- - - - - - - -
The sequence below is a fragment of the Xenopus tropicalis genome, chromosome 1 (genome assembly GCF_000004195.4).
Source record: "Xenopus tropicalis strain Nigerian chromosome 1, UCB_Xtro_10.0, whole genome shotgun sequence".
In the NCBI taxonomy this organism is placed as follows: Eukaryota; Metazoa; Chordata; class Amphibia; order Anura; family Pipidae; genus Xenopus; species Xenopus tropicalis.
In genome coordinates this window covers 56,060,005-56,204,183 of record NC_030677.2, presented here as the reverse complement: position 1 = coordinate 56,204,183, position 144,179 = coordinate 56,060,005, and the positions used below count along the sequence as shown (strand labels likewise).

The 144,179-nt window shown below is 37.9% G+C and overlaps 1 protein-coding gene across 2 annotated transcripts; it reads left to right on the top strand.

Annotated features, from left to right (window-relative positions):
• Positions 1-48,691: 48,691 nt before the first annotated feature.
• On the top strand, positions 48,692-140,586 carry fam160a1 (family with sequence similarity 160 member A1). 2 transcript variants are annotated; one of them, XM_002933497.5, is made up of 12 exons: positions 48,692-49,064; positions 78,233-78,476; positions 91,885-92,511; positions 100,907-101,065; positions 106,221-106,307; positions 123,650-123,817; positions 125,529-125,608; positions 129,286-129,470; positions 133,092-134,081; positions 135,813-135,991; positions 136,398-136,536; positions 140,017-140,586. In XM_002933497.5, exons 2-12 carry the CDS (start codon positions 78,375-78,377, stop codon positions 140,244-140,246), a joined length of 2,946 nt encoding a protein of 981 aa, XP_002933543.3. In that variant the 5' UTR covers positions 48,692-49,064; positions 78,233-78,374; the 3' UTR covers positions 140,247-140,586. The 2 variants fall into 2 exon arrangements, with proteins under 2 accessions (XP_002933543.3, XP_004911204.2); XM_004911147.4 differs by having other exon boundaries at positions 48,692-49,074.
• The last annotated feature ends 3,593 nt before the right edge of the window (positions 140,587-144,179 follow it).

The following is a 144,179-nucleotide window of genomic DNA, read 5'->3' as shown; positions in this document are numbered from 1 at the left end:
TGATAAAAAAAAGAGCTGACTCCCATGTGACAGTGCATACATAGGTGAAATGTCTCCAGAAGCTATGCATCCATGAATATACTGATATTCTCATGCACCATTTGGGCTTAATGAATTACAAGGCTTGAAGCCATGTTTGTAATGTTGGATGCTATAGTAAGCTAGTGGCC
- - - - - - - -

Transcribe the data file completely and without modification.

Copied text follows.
The sequence below is a fragment of the Xenopus tropicalis genome, chromosome 1 (genome assembly GCF_000004195.4).
Source record: "Xenopus tropicalis strain Nigerian chromosome 1, UCB_Xtro_10.0, whole genome shotgun sequence".
In the NCBI taxonomy this organism is placed as follows: Eukaryota; Metazoa; Chordata; class Amphibia; order Anura; family Pipidae; genus Xenopus; species Xenopus tropicalis.
In genome coordinates this window covers 56,060,005-56,204,183 of record NC_030677.2, presented here as the reverse complement: position 1 = coordinate 56,204,183, position 144,179 = coordinate 56,060,005, and the positions used below count along the sequence as shown (strand labels likewise).

The 144,179-nt window shown below is 37.9% G+C and overlaps 1 protein-coding gene across 2 annotated transcripts; it reads left to right on the top strand.

Annotated features, from left to right (window-relative positions):
• Positions 1-48,691: 48,691 nt before the first annotated feature.
• On the top strand, positions 48,692-140,586 carry fam160a1 (family with sequence similarity 160 member A1). 2 transcript variants are annotated; one of them, XM_002933497.5, is made up of 12 exons: positions 48,692-49,064; positions 78,233-78,476; positions 91,885-92,511; positions 100,907-101,065; positions 106,221-106,307; positions 123,650-123,817; positions 125,529-125,608; positions 129,286-129,470; positions 133,092-134,081; positions 135,813-135,991; positions 136,398-136,536; positions 140,017-140,586. In XM_002933497.5, exons 2-12 carry the CDS (start codon positions 78,375-78,377, stop codon positions 140,244-140,246), a joined length of 2,946 nt encoding a protein of 981 aa, XP_002933543.3. In that variant the 5' UTR covers positions 48,692-49,064; positions 78,233-78,374; the 3' UTR covers positions 140,247-140,586. The 2 variants fall into 2 exon arrangements, with proteins under 2 accessions (XP_002933543.3, XP_004911204.2); XM_004911147.4 differs by having other exon boundaries at positions 48,692-49,074.
• The last annotated feature ends 3,593 nt before the right edge of the window (positions 140,587-144,179 follow it).

The following is a 144,179-nucleotide window of genomic DNA, read 5'->3' as shown; positions in this document are numbered from 1 at the left end:
TGATAAAAAAAAGAGCTGACTCCCATGTGACAGTGCATACATAGGTGAAATGTCTCCAGAAGCTATGCATCCATGAATATACTGATATTCTCATGCACCATTTGGGCTTAATGAATTACAAGGCTTGAAGCCATGTTTGTAATGTTGGATGCTATAGTAAGCTAGTGGCC